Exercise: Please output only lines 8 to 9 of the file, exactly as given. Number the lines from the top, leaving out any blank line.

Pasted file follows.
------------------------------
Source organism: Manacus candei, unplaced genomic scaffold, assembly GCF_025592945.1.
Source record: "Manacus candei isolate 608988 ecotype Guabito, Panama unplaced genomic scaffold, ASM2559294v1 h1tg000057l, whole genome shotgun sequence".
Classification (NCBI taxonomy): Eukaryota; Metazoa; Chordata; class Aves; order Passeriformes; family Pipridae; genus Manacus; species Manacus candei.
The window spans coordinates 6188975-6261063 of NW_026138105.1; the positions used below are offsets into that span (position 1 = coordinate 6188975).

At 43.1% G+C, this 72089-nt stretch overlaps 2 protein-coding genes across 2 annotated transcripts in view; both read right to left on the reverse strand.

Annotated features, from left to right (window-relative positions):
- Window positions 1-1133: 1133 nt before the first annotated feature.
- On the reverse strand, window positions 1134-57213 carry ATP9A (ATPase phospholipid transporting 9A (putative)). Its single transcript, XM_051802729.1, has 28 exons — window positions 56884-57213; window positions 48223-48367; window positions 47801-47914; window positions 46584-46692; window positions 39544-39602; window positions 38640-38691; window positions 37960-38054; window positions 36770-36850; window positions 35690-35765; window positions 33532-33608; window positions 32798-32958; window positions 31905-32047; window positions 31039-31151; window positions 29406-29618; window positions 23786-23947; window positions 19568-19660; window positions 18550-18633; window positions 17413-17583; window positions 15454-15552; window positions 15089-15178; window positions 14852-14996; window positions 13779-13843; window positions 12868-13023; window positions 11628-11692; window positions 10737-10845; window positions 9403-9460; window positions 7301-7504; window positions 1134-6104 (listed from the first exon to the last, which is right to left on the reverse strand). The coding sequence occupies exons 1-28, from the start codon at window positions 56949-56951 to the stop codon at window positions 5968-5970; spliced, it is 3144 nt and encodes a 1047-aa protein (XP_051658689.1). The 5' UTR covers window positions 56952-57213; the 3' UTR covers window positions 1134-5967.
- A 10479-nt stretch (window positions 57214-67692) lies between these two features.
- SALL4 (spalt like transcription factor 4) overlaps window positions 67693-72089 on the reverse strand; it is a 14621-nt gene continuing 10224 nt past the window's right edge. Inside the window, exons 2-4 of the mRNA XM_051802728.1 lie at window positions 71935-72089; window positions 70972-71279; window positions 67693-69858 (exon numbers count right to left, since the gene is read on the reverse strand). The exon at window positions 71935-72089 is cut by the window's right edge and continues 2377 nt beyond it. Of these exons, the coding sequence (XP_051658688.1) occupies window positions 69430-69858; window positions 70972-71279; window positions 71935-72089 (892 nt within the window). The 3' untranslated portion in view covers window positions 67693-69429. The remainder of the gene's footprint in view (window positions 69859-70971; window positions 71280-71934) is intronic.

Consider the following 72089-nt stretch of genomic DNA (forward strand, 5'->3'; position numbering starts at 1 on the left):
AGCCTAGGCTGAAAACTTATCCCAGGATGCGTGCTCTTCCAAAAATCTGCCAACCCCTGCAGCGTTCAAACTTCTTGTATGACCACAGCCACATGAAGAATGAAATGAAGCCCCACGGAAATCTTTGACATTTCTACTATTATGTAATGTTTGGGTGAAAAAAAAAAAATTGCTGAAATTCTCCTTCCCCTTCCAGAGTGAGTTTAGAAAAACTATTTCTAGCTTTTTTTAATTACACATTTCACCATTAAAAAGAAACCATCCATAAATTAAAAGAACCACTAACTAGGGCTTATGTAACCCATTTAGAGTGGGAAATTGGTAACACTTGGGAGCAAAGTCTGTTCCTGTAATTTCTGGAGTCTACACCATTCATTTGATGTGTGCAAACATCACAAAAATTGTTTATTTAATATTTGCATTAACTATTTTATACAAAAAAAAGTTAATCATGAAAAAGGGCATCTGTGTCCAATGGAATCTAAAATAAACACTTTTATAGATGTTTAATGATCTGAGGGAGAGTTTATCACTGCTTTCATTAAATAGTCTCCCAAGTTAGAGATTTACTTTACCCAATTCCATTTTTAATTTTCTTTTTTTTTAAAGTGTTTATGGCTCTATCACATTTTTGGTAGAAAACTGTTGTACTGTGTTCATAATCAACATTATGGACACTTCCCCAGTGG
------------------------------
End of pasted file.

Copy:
- On the reverse strand, window positions 1134-57213 carry ATP9A (ATPase phospholipid transporting 9A (putative)). Its single transcript, XM_051802729.1, has 28 exons — window positions 56884-57213; window positions 48223-48367; window positions 47801-47914; window positions 46584-46692; window positions 39544-39602; window positions 38640-38691; window positions 37960-38054; window positions 36770-36850; window positions 35690-35765; window positions 33532-33608; window positions 32798-32958; window positions 31905-32047; window positions 31039-31151; window positions 29406-29618; window positions 23786-23947; window positions 19568-19660; window positions 18550-18633; window positions 17413-17583; window positions 15454-15552; window positions 15089-15178; window positions 14852-14996; window positions 13779-13843; window positions 12868-13023; window positions 11628-11692; window positions 10737-10845; window positions 9403-9460; window positions 7301-7504; window positions 1134-6104 (listed from the first exon to the last, which is right to left on the reverse strand). The coding sequence occupies exons 1-28, from the start codon at window positions 56949-56951 to the stop codon at window positions 5968-5970; spliced, it is 3144 nt and encodes a 1047-aa protein (XP_051658689.1). The 5' UTR covers window positions 56952-57213; the 3' UTR covers window positions 1134-5967.
- A 10479-nt stretch (window positions 57214-67692) lies between these two features.